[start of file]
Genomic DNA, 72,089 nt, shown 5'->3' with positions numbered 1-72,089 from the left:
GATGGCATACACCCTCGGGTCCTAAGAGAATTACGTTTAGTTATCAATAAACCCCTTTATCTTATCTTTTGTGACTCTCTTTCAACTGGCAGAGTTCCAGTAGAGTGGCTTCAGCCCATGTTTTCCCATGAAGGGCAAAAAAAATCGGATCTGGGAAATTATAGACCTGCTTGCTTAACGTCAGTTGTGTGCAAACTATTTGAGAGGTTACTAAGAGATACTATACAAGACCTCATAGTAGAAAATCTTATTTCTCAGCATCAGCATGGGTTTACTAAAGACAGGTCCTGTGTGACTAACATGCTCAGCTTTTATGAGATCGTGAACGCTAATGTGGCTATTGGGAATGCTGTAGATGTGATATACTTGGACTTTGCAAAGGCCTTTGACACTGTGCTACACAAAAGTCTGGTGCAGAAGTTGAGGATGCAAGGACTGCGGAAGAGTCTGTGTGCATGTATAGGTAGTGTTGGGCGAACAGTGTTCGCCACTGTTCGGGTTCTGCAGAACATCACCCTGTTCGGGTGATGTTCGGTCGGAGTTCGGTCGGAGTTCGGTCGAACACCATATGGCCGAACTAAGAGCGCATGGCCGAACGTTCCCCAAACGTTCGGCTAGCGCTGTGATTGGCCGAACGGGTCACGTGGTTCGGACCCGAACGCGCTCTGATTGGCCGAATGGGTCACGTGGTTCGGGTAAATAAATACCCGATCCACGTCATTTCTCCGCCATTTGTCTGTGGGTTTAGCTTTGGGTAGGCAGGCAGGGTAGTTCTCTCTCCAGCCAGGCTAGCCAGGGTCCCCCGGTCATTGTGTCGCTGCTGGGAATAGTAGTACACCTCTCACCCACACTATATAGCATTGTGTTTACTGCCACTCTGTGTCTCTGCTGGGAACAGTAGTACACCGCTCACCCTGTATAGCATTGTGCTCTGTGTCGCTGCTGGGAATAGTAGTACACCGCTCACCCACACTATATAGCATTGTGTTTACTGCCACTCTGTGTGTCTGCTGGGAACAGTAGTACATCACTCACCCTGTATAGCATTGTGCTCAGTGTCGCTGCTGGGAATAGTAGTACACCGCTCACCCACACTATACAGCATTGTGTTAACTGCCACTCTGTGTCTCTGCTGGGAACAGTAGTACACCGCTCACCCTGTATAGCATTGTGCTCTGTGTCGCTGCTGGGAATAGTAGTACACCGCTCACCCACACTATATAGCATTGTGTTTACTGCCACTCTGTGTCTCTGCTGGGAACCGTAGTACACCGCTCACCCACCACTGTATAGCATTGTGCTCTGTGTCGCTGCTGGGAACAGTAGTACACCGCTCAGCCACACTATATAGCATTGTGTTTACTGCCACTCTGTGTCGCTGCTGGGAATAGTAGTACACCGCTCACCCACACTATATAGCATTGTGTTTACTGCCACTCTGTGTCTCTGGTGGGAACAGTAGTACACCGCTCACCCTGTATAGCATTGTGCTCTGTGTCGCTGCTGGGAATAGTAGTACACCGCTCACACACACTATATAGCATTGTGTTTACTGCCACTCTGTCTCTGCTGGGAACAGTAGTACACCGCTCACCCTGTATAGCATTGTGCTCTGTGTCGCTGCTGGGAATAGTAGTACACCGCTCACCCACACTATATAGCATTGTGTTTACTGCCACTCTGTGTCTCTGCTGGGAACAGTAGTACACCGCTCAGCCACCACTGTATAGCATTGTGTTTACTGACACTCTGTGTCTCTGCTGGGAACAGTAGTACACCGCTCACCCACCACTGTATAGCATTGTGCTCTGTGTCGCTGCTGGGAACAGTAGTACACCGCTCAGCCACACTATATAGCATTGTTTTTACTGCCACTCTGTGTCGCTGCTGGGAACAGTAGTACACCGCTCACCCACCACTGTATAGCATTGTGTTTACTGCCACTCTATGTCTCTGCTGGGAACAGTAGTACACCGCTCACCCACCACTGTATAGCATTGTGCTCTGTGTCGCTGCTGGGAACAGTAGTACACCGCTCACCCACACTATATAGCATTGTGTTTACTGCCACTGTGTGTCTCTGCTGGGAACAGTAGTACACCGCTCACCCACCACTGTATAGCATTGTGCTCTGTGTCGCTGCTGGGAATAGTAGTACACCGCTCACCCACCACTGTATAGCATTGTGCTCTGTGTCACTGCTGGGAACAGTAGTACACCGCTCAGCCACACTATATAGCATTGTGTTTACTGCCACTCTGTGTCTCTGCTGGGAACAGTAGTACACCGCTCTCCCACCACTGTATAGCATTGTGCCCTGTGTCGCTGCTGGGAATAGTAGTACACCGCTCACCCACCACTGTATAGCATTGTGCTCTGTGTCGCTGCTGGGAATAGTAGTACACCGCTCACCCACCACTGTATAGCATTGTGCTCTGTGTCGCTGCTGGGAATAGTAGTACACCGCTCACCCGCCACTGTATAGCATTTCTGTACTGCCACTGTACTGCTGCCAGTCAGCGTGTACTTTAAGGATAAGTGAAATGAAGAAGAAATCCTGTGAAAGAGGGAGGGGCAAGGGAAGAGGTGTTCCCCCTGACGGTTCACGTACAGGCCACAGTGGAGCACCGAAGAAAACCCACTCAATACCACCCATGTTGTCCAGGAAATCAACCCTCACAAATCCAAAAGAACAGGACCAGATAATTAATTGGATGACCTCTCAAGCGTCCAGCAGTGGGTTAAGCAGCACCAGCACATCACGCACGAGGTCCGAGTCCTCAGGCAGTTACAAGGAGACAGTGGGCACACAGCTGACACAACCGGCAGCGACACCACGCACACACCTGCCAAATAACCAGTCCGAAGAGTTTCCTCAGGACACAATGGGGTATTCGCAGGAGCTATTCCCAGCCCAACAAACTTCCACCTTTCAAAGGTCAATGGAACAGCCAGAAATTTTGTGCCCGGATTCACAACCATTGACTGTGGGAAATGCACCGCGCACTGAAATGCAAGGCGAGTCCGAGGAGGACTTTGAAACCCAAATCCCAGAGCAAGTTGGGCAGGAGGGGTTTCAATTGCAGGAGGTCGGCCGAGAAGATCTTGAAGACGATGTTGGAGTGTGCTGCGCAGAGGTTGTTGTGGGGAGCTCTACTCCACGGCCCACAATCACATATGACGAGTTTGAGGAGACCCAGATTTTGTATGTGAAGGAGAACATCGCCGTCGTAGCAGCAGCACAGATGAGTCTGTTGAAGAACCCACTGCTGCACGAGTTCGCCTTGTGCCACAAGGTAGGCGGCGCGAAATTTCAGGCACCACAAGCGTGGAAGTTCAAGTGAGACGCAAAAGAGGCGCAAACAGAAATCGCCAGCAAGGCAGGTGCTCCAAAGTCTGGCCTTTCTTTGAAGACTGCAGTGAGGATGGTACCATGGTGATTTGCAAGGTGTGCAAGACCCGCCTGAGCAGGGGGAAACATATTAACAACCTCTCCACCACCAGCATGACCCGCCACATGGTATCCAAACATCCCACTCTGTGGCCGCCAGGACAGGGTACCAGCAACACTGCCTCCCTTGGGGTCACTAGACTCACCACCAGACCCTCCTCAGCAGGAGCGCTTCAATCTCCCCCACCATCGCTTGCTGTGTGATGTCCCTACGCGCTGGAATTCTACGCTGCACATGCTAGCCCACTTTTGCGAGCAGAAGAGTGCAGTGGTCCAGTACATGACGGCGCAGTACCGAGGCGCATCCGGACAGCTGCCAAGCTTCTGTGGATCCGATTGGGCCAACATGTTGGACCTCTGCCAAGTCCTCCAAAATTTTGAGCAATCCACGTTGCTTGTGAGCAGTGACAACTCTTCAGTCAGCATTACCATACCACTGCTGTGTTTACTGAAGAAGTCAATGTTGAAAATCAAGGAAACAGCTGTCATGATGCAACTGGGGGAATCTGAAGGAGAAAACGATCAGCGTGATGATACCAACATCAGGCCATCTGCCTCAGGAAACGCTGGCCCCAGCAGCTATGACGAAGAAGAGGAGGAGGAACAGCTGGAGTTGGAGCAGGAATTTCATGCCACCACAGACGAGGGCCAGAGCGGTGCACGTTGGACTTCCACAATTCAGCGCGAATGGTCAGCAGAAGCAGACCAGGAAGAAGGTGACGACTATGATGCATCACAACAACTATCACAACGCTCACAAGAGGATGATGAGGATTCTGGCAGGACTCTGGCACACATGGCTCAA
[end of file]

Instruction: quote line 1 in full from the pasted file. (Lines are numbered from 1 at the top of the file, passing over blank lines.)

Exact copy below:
Genomic DNA, 72,089 nt, shown 5'->3' with positions numbered 1-72,089 from the left: